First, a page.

When I first saw this model, it immediately struck me as a work of stunning craftsmanship and design that showed the appreciation of a maker of one era for the design of another.
With the elegant proportions featured by architect Andrea Palladio (1508-80), who was also from the Veneto, as well as other late Renaissance designers, the model also suggested the idea of a real building, in marble, with the use of cut and carved ivory giving off the brilliance of white marble in the Italian sun.
The octagon is a very appealing shape architecturally. It allows for flat sides but with a faceted aspect that gives a jewel-like impression. It is also often used for baptisteries, which in the Renaissance were separate buildings from the main church which could feature an impressive baptismal font that held the water when generally a baby was baptized with the sanctified water in it.
Studying the exquisite details more carefully, not only did I notice the alternation of the rounded and triangular pediments over some of the windows on the cupola, but the inscription on the steps at one angle of the building. Embarrassed that my high school Latin was not good enough to get more than a bit of the inscription, I turned to a friend, and former chair of Columbia University’s Classics Department, James R. Zetzel. He provided me with the following rendition of the inscription and a translation that serves to give us back a wonderful part of this model’s early history.

Baptistery Inscription

A. P. R. M.









Hoc opus a domino (Giovanni Baptista Rasio?) Capitis Aggeris Sacerdos improbo trienii exactum labore Pio VI Pontifici Maximo e Germania reduci dum Angulariae per cimbam trans Athesim veheretur fuit oblatum tantaque sanctissimi patris animum admiratione perculit ut ipsum ter benedicens auctorem suum quoque spiritualibus cumularit donis. xiii Kal. Jul. anno post christum natum MDCCLXXII.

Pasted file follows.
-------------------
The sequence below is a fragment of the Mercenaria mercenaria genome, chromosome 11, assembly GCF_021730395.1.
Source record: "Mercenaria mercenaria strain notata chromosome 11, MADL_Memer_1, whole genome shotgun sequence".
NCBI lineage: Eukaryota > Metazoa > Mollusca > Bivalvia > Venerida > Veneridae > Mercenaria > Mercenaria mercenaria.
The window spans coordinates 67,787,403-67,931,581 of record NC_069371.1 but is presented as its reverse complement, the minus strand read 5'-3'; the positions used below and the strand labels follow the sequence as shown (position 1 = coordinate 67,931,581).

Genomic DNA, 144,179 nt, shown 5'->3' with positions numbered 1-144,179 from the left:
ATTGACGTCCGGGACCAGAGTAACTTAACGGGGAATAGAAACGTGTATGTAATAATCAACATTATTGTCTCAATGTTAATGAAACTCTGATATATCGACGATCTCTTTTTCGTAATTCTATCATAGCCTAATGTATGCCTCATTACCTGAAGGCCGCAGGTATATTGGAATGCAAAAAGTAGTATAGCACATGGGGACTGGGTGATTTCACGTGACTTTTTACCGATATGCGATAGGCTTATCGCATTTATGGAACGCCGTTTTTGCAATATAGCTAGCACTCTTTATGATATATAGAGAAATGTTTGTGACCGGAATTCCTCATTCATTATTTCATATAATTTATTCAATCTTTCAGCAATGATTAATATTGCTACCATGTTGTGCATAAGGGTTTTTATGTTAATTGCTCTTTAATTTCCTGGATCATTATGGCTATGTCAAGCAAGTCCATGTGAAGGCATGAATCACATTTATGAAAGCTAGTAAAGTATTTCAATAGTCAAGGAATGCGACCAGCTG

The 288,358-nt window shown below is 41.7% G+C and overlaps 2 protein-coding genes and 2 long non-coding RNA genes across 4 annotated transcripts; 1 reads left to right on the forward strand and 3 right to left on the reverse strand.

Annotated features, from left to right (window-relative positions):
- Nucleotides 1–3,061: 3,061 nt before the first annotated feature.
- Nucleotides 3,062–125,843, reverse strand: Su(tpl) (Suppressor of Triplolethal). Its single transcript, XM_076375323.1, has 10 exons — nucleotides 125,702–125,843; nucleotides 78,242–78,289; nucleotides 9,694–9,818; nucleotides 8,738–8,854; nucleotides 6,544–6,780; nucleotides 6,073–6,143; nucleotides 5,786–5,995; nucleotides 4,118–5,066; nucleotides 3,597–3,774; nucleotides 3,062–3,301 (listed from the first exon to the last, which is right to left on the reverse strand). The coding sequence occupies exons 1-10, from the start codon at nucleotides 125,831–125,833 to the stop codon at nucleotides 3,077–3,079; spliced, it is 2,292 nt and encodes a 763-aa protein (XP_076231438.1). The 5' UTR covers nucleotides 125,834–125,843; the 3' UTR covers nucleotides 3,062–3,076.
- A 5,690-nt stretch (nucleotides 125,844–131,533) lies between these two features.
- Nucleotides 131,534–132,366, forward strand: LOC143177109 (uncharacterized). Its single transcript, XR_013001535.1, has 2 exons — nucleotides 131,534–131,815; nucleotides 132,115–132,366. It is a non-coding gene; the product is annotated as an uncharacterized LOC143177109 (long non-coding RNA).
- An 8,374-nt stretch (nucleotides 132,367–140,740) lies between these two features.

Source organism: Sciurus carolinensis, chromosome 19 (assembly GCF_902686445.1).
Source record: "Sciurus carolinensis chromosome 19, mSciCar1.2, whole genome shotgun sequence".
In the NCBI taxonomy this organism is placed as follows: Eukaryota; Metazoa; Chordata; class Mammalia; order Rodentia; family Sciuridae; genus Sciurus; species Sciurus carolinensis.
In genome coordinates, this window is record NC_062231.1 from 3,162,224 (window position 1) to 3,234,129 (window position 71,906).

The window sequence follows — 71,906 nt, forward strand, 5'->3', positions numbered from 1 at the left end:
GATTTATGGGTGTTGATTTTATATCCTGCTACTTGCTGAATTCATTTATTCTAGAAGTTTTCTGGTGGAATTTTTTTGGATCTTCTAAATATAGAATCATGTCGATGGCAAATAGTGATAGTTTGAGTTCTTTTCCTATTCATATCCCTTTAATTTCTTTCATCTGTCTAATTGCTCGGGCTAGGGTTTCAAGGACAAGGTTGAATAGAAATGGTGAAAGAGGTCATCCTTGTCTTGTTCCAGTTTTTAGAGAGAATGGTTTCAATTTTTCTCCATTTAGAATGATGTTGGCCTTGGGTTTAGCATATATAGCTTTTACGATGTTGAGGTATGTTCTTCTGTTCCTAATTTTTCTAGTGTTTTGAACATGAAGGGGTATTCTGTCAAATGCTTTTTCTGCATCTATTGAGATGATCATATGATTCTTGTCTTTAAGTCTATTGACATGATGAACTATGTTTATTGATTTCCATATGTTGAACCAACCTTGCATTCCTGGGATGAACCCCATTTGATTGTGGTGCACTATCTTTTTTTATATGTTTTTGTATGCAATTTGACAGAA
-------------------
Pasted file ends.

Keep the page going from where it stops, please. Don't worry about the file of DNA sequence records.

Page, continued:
This work, completed in three years’ hard work by Giovanni Baptista Rasio (Name?), the priest of Caput Aggeris (Cavarzere, in Veneto), was presented to Pius VI, Pontifex Maximus, on his return from Germany while he was crossing the river Athesis (Adige) by boat at Angularia (Anguiluara Veneta), and it affected the mind of the Holy Father with such admiration that he thrice blessed its maker and heaped him with spiritual gifts. June 19, A.D. 1782.

The inscription suggests that the priest, whose name, if it was Giovanni Baptista (John the Baptist) Rasio, is apt for someone making a baptistery model, kept the model after it was blessed by the priest and inscribed it to enable those who saw it later to know of its significance. The facts of the opportunity to present this to Pope Pius VI can be corroborated by contemporary accounts, as it is known that the pope travelled to Vienna (the German speaking lands of the inscription), in 1782 as Joseph II of Austria had been suppressing monasteries, so Pius resolved to go to Vienna. He left Rome on 27 Feb, 1782 and arrived in Vienna on 22 March, where he stayed a month leaving on 22 April, and was received by Cardinal Bufalini in Ancona, in June 1782. He would have traversed the Veneto slightly before reaching Ancona, so the June 19th date seems very plausible.

The inscription on this model shows the importance of models as presentation and collection objects. It also demonstrates the importance of both Palladio and of the neo-classical elements of Renaissance design on the late eighteenth century when this model was made and when neo-classicism was again at its height, as well as its appeal through many centuries via publication of prints of Palladio’s architecture in particular. That the model’s creator was full of admiration for the full-size building and Pope Pius’s admiration for the model is clear from the fact that the priest-creator from Cavarzere in the Veneto took three years to make it, and deemed it worthy of presentation to Pope Pius VI in 1782. That the pope so blessed him was a great honor. The inscription in Latin reflects the model’s and maker’s ecclesiastical connections as Latin was the language of the Roman Catholic Church until well into the twentieth century. It also is a reminder of the connections with the architecture of antiquity being adapted later for ecclesiastical use.

There are still a few mysteries. We do not yet know anything about its creator, other than the fact that he was a priest in the 1780’s in Cavarzere a town in the Veneto. We also do not know where the building was or is on which this model is based. Searches of photographs of Cavarzere, Venice and other towns in the Veneto have not yet revealed this, and it could have been built in Rome or elsewhere, if either the priest had travelled or used an engraved source. The vitality of this model leads me to think that the priest had first-hand exposure and love for the building he was emulating as a model. Does anyone know where it is? Please let us know.

This architectural model will be on view beginning December 12th in the Models & Prototypes Gallery, part of Cooper Hewitt’s opening exhibitions. It is a gift of the Thaws.

Sarah D. Coffin is the Head of the Product Design and Decorative Arts Department at Cooper Hewitt, Smithsonian Design Museum. She curated the exhibition Made to Scale: Staircase Masterpieces The Eugene and Clare Thaw Gift.

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